During the exploration stage, high throughput screening (HTS) reveals compounds ("hits") that are active in modifying the action of the target protein. Pharmaceutical profiling contributes by confirmation of HTS hits using an integrity and purity assay. Often, the majority of compounds in a HTS screening library were synthesized many years earlier, came from an extramural source, or were members of a combinatorial screening library that were not completely characterized. The integrity and purity assay start the discovery team off with known structures on which to base synthetic series. If the HTS hit is impure, due to degradation or reaction by-products, the integrity and purity assay will serve as the first stage of structure elucidation, if the team wants to identify the active component in the sample.
The integrity and purity assay also serves to qualify compounds for nonspecific assays of biological activity or pharmaceutical properties. For example, if an assay uses a 96-well plate UV spectrophotometer, the presence of an impurity can significantly change the assay results, especially if the impurity's properties or activity differ from the parent compound.
Also at this stage, pharmaceutical profiling assays, such as solubility, permeability, and metabolic stability provide a multivariate property profile of HTS hits that contribute to the team's holistic selection of leads for synthetic optimization. The pharmaceutical-property profile is considered in relation to the ensemble of activity properties for making informed decisions. Conversely, an alert to poor properties can save the team effort and time on problematic structures, or forewarn of issues that must later be solved via synthetic modification, salt form, or formulation.
In many organizations, advancement from the exploratory stage requires in vivo model. Some of the profiling assays can provide evidence of in vivo exposure to the blood and penetration into the target tissue. Thus, the assays can provide evidence for meeting advancement criteria.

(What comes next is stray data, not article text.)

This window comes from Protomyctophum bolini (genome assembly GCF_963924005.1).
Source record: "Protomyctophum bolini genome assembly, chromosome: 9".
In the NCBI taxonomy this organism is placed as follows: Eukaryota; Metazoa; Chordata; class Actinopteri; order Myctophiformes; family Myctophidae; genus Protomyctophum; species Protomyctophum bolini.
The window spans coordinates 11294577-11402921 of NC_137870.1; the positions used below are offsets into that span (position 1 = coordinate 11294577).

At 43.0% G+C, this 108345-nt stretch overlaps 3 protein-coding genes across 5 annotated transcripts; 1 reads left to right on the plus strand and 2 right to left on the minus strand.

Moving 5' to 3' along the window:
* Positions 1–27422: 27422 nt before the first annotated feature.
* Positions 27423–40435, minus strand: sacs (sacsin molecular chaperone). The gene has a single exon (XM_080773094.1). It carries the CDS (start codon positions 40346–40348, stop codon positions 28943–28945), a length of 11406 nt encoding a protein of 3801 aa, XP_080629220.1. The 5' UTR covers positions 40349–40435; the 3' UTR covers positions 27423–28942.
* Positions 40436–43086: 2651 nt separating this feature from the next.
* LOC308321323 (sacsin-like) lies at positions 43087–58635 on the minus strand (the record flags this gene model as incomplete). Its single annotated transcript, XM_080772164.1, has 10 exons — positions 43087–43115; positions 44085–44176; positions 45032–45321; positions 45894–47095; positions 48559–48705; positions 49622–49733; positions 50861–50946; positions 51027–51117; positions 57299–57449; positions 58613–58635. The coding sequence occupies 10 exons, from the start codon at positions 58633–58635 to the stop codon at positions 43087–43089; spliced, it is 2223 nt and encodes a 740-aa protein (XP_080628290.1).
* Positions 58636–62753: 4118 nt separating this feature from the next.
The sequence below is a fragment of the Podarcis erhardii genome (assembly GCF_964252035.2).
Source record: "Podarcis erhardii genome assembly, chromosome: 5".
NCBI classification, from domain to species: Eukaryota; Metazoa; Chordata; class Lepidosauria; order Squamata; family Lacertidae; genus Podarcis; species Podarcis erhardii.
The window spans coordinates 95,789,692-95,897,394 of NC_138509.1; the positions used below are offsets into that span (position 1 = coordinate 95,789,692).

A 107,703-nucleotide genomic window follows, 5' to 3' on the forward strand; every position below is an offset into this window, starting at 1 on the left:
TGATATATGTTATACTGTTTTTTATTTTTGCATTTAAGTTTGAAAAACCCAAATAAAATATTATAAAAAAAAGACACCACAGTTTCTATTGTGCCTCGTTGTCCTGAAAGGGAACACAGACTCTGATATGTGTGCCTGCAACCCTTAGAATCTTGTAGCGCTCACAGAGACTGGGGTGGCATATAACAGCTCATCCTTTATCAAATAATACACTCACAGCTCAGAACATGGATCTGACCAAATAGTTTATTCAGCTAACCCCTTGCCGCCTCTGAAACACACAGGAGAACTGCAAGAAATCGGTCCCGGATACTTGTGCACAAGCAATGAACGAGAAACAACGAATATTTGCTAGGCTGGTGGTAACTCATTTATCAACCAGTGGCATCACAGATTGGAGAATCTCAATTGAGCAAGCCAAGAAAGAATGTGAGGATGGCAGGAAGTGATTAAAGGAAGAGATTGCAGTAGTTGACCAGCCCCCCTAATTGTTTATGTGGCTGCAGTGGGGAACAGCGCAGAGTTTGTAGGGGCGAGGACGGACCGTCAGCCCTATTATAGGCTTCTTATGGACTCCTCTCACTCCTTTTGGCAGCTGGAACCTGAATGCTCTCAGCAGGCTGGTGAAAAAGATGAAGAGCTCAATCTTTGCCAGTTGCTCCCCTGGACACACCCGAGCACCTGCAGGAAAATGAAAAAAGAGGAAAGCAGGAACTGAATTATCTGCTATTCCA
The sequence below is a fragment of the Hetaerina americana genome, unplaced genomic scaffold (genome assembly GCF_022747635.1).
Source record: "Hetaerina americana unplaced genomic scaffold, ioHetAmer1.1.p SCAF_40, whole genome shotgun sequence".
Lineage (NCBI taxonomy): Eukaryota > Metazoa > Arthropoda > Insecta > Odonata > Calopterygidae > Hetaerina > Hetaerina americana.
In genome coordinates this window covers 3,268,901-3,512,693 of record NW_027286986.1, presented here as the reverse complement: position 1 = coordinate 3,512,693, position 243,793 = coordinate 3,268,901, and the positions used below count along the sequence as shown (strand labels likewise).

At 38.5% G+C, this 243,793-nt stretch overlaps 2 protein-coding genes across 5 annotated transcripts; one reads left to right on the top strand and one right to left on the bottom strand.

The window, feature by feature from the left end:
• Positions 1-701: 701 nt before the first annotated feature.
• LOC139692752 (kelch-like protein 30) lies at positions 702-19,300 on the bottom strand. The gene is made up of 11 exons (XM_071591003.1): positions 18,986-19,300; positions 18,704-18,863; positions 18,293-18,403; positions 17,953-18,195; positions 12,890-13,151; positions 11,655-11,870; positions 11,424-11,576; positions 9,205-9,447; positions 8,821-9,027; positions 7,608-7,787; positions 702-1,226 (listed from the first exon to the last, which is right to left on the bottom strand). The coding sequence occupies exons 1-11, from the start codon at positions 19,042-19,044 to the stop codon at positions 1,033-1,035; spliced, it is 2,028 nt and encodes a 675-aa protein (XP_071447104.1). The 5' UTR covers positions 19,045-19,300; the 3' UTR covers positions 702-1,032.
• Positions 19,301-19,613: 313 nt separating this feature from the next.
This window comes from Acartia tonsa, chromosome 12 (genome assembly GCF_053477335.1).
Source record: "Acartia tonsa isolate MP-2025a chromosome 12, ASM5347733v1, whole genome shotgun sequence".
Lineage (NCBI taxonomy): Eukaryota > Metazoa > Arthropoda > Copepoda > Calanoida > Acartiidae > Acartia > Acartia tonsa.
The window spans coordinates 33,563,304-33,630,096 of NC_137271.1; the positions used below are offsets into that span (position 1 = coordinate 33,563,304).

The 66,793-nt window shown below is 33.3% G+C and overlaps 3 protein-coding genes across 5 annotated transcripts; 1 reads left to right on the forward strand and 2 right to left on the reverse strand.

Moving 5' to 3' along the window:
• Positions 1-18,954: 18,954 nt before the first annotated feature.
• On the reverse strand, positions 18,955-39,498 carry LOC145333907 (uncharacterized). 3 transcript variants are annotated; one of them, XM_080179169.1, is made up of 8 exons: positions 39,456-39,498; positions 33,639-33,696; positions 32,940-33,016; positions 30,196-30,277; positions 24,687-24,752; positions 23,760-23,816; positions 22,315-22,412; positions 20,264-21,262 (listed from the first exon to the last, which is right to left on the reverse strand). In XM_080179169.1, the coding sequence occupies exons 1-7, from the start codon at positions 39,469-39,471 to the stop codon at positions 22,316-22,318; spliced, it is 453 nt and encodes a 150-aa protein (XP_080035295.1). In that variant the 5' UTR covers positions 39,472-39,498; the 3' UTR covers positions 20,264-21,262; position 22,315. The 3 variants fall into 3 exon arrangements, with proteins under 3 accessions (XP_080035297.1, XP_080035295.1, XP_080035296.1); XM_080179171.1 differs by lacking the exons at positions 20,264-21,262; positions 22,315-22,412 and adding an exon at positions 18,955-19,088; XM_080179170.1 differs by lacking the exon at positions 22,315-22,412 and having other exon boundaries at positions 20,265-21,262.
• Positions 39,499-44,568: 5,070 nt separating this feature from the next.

In early discovery, pharmaceutical-profiling assays can assist with monitoring properties of series analogs as they are synthesized. This can provide feedback about how synthetic modifications that are intended to explore SAR also change the properties of the analogs. Comparisons are made to the historical baseline of the HTS hits and leads. It is very common for synthetic modifications to add molecular mass and lipophilicity to the molecule, often resulting in higher lipophilicity that leads to lower solubility and permeability. Monitoring these property changes as series compounds are synthesized keeps the team informed of movement of the compounds away from optimum properties. The effective activity of the drug is a function of both its intrinsic activity with the target protein and the concentration of the drug that is delivered to the target.
As discovery research moves forward, great value is derived from dosing experiments with living animals. In vitro profiling assays are used to predict the in vivo ADME performance, in order to select compounds for animal studies.
Simple in vivo assays of blood or tissue provide the first measurement of the ADME properties of the compound. In early discovery, studies of mixtures of compounds [23-25], which are co-administered to a single animal, can efficiently provide this exposure and tissue-penetration information. Early in vivo exposure studies help to establish dosing levels for animal models. Blood samples can also be obtained from the animal activity model following dosing to correlate in vivo pharmacology with plasma levels. Lower than expected in vivo activity can often be correlated with low plasma or tissue levels.
When inadequate in vivo exposure or PK properties are observed, pharmaceutical profiles can be used to troubleshoot the cause of poor in vivo exposure or PK . Assays for solubility, permeability, and stability (metabolic, plasma, acid) can help to track down the inadequate properties responsible for poor in vivo performance. Property optimization synthesis can then be initiated. Subsequent series analogs can be assayed to rank order compounds by properties for subsequent in vivo tests, in order to give the highest likelihood of success. Often animal studies are expensive and time-consuming, especially if they are performed using the animal activity model. Simple in vitro profiling assays can provide information for improved decisions and efficiency.
Early discovery also makes extensive use of in vitro and cell-culture activity models. Activity measurements can be inconsistent when the compound has low aqueous solubility. Thus, the solubility assay, can assist with the interpretation of biological activity tests. Another cause of poor bioactivity in vitro is poor stability in the assay medium. Also, there can be discrepancies with activity when compounds are moved from biological models in 96-384-well format to living-cell models. Differences in activity can often be traced to permeability of the compound through the cellular lipid membrane and correlate with results of the permeability assay.
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